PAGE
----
Can Dogs Eat Turkey? Everything You Need to Know

By: Lindsay BoyersUpdated:

can dogs eat turkey
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Can Dogs Eat Turkey? Everything You Need to Know

Many dogs love human foods. There’s no doubt about that. But food scraps don’t always agree with them. Some can cause digestive upset, while others can be downright toxic.

But can dogs eat turkey? It’s often included in dog food, but is giving them a piece of turkey from your table the same thing? While turkey is safe for dogs–good for them, too, actually–it doesn’t mean you should go overboard with the table scraps (yes, that includes during Thanksgiving!).

We talked to two veterinary experts about the benefits and risks of turkey for dogs, how to safely feed turkey to dogs, and more.

Expert input provided by Bethany Hsia, DVM, mobile veterinarian and co-founder of CodaPet; and Leslie Sinn, DVM, ACVB, CPDT-KA, founder of Behavior Solutions in Ashburn, Virginia.

Is Turkey Good for Dogs?

The short answer is, yes, turkey is good for dogs. However, it’s important to be mindful of how much turkey you’re giving your dog—and how you’re giving it to them.

Before getting into that, though, let’s look at the health benefits and potential risks of adding turkey to your dog’s diet.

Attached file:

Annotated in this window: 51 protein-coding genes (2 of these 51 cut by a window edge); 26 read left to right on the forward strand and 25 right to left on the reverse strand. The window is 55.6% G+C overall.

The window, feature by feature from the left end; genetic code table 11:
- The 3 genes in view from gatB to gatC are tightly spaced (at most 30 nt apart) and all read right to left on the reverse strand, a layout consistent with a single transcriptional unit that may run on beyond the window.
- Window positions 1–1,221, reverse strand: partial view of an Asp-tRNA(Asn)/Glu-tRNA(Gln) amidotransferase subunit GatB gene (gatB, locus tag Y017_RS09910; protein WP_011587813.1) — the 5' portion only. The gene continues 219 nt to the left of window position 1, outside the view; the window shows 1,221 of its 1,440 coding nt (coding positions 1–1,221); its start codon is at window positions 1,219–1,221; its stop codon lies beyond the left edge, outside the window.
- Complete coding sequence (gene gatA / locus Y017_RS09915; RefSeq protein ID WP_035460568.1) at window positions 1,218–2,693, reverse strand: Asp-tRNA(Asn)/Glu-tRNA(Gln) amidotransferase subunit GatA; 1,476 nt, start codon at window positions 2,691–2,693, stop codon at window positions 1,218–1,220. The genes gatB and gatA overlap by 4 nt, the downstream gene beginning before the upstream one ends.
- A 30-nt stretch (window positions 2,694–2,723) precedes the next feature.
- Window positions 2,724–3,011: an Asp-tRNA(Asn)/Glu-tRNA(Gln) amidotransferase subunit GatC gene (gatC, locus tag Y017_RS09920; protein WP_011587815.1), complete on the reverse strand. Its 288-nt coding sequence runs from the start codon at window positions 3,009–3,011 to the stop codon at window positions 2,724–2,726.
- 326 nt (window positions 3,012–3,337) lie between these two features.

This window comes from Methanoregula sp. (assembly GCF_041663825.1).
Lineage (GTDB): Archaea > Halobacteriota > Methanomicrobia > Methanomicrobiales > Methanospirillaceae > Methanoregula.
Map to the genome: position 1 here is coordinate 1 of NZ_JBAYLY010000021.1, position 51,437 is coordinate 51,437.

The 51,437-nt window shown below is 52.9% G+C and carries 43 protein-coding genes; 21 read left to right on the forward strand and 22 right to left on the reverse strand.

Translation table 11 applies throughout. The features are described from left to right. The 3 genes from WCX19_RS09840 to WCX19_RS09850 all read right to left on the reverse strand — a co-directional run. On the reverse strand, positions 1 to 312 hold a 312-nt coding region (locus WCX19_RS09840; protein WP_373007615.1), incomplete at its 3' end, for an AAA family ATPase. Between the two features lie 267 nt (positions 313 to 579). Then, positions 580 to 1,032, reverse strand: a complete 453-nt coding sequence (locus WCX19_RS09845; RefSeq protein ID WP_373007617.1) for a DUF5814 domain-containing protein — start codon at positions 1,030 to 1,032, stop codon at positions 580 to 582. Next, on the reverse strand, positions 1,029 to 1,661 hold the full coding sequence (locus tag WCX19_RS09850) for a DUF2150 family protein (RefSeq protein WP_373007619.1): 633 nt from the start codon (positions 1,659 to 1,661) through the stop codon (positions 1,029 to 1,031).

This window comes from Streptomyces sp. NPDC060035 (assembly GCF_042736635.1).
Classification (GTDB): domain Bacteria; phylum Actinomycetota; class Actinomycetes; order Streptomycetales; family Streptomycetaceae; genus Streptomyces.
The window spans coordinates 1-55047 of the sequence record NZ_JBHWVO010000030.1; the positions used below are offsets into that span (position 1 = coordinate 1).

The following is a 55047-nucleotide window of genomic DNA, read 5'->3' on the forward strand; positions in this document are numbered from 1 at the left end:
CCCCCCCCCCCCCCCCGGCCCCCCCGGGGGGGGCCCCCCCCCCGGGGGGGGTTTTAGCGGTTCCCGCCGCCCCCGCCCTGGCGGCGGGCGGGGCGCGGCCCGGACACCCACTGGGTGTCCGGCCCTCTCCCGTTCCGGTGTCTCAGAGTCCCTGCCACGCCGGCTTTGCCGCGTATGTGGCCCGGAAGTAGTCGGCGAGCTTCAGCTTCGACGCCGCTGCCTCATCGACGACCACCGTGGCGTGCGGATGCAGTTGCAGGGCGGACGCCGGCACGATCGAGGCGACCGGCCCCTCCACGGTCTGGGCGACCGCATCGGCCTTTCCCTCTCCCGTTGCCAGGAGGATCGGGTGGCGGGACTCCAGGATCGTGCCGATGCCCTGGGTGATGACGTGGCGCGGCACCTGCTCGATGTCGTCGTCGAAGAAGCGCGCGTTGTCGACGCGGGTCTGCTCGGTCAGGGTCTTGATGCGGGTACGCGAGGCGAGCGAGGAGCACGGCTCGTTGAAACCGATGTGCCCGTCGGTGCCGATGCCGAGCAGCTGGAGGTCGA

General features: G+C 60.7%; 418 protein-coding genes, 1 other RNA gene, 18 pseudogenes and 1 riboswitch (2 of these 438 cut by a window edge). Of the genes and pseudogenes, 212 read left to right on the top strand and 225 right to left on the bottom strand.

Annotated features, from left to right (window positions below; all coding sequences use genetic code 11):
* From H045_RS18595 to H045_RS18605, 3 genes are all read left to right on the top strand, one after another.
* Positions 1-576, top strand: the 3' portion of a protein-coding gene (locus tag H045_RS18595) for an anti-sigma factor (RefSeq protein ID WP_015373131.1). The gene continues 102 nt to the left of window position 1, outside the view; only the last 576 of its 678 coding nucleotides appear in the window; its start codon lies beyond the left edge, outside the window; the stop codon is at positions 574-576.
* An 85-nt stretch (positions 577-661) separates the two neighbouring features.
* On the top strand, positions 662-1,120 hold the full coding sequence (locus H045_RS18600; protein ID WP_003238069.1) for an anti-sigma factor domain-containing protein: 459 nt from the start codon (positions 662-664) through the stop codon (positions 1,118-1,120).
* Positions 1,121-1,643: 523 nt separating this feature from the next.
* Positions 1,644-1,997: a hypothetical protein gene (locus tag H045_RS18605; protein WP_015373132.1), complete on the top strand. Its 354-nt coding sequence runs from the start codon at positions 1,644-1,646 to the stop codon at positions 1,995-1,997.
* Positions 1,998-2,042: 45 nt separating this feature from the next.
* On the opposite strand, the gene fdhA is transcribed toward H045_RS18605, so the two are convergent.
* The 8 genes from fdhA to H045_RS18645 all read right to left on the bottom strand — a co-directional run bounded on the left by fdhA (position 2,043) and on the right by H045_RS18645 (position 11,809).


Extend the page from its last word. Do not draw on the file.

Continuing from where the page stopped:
Benefits of Turkey for Dogs

It’s lean and high in protein

The biggest benefit of turkey is that it’s a good source of high-quality protein, which is essential for muscle development, repair and overall growth in dogs, according to Dr. Bethany Hsia, DVM, veterinarian and co-founder of CodaPet in Fresno, California. And just like with humans, high-protein foods can help your dog feel full and satisfied.

It’s low in fat

Skinless turkey is also lower in fat than other forms of meat (like ham, for example) so your dog’s gastrointestinal system can tolerate it better and it’s less likely to cause digestive issues. This also makes it more suitable for dogs on a low-fat diet or those prone to weight gain, says Dr. Hsia.

It’s rich in vitamins and minerals

In addition to amino acids, turkey is a good source of several vitamins and minerals, which are vital to maintain your pet’s health. The most notable of these vitamins and minerals are:

  • Zinc
  • Selenium
  • Magnesium
  • Sodium
  • B vitamins
  • Niacin
  • Potassium
  • Phosphorus

Together, these nutrients can provide energy; help maintain a well-conditioned coat; and support muscle and nerve function and heart and bone health.